Group asks IGP to clarify directive on treatment of gunshot victims
The Inspector-General of Police (IGP), Mohammed Abubakar Adamu, has been asked to clarify to the public whether there is any official directive that before hospitals attend to any victim of accident/gunshot they must obtain permission from the police based on conflicting instructions and terrible fate meted to the victim of gunshots at hospitals across the country.
The demand was made by a non-governmental organisation, Centre for Law and Civil Culture (CLCC), in a letter to the IGP titled, ‘Freedom of Information request on the frequent rejection of accident/gunshot victims by various hospitals across Nigeria on the ground on non-production of the police report.’
The letter, jointly signed by its Executive Secretary, Abdulganeey Imran and the legal officer, Deborah Okpanachi, demanded the IGP to answer whether the Nigerian Police Force is aware of the incessant and frequent rejection of accident and gunshot victims by various hospitals both private and public across the country on the ground of consequent and likely arrest and intimidation of medical personnel by the men of the Nigerian Police for treating gunshot/ fatal accident victims without production of a police report.
The organisation also demanded to know whether it is an official directive from the Nigerian Police or the Office of the IGP that hospitals across the country should not attend to gunshot/accident victims without production of a police report.
CLCC further asked whether the Inspector General of Police has the power to make such directives under any extant law and the steps taken to disabuse the minds of medical personnel and the general public that the Police did not issue such directive and the appropriate punishment to be meted out to any police officer/ station or command that harass, intimidate, molest or arrest any medical personnel who attends to gunshot/fatal accident victims.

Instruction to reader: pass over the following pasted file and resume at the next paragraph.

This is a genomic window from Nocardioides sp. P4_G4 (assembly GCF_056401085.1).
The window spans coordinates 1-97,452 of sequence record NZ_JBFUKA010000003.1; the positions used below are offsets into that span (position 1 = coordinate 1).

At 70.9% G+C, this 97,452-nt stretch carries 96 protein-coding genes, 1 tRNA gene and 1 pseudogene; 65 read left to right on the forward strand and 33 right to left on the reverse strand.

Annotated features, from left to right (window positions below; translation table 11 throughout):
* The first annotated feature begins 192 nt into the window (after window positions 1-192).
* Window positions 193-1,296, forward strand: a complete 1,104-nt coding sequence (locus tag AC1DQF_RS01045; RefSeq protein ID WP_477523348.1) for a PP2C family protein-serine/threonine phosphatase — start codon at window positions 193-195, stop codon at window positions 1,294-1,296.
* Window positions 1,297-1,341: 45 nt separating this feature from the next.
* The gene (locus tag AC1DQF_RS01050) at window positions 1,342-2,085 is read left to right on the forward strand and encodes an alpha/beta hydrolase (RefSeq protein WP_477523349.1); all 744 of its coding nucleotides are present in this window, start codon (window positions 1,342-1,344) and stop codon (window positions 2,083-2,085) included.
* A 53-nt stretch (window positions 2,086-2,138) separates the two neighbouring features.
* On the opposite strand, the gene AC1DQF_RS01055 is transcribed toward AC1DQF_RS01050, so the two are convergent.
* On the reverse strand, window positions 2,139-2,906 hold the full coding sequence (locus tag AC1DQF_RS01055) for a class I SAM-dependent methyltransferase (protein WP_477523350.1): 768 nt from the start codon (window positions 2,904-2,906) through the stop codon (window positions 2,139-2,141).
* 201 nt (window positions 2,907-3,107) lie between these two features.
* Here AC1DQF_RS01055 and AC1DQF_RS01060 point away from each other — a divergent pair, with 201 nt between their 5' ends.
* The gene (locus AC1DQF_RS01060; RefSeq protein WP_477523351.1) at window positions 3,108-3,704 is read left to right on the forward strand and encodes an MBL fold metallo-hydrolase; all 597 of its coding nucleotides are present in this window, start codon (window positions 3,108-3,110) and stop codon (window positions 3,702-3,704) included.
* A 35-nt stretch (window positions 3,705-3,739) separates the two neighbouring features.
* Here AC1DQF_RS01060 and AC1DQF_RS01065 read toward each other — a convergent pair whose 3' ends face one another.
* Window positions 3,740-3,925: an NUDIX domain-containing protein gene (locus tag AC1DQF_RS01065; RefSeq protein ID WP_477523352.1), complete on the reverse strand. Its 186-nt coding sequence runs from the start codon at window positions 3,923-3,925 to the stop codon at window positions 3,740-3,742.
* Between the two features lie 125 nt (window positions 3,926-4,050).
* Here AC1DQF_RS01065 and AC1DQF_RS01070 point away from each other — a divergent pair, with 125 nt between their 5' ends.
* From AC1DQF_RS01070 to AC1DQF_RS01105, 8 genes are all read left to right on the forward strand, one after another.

In addition, CLCC also asked the Attorney General of the Federation, Abubakar Malami (SAN) to explain the legality of the tenure elongation of service chiefs in a letter addressed directly to the AGF and jointly signed by its Executive Secretary, Abdulganeey Imran and Legal Adviser, Deborah Okpanachi, asking him to explain the legality of the continued retention of the Chief of Defence Staff, Major General Abayomi Gabriel Olonishakin, Chief of Army Staff, Major General T.Y Buratai, Chief of Air Staff, Air Vice Marshal Sadique Abubakar and Chief of Naval Staff, Real Admiral Ibok-Ete Ekwas.
The organisation wondered whether the continued retention of the Service Chiefs who were appointed sometimes in July 2015 by President Muhammed Buhari does not amount to illegality while stating that “it’s obviously clear that their tenure in the Armed Forces of Nigeria had since expired.”
The letter further asked whether the president is statutorily empowered by the provision of any enactment to extend the tenure of the Service Chiefs beyond 35 years or 60 years of age, whichever comes first.
“As the Chief law officer of the federation and the Minister of Justice, we ask whether your office has advised the President of the Federal Republic of Nigeria on the propriety or otherwise of the elongation of the tenure of the Service Chiefs in Nigeria,” CLCC asked.
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